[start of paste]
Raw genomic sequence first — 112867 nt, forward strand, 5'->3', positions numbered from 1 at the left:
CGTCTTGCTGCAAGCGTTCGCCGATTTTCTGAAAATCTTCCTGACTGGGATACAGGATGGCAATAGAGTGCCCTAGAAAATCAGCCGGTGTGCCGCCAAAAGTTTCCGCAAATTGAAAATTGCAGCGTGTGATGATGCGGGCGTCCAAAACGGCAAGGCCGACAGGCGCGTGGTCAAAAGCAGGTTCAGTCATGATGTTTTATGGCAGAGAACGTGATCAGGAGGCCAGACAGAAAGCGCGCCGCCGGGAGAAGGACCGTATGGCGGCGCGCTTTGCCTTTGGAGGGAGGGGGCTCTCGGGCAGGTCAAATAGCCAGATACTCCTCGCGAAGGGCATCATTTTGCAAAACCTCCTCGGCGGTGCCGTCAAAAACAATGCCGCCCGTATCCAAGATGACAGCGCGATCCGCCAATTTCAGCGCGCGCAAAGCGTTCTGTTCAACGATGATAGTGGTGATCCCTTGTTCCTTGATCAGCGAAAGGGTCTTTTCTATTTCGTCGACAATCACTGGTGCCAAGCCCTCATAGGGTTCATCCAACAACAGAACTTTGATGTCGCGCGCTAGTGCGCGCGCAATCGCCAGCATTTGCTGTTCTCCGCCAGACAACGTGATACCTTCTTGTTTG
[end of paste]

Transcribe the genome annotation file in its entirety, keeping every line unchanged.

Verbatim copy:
Raw genomic sequence first — 112867 nt, forward strand, 5'->3', positions numbered from 1 at the left:
CGTCTTGCTGCAAGCGTTCGCCGATTTTCTGAAAATCTTCCTGACTGGGATACAGGATGGCAATAGAGTGCCCTAGAAAATCAGCCGGTGTGCCGCCAAAAGTTTCCGCAAATTGAAAATTGCAGCGTGTGATGATGCGGGCGTCCAAAACGGCAAGGCCGACAGGCGCGTGGTCAAAAGCAGGTTCAGTCATGATGTTTTATGGCAGAGAACGTGATCAGGAGGCCAGACAGAAAGCGCGCCGCCGGGAGAAGGACCGTATGGCGGCGCGCTTTGCCTTTGGAGGGAGGGGGCTCTCGGGCAGGTCAAATAGCCAGATACTCCTCGCGAAGGGCATCATTTTGCAAAACCTCCTCGGCGGTGCCGTCAAAAACAATGCCGCCCGTATCCAAGATGACAGCGCGATCCGCCAATTTCAGCGCGCGCAAAGCGTTCTGTTCAACGATGATAGTGGTGATCCCTTGTTCCTTGATCAGCGAAAGGGTCTTTTCTATTTCGTCGACAATCACTGGTGCCAAGCCCTCATAGGGTTCATCCAACAACAGAACTTTGATGTCGCGCGCTAGTGCGCGCGCAATCGCCAGCATTTGCTGTTCTCCGCCAGACAACGTGATACCTTCTTGTTTG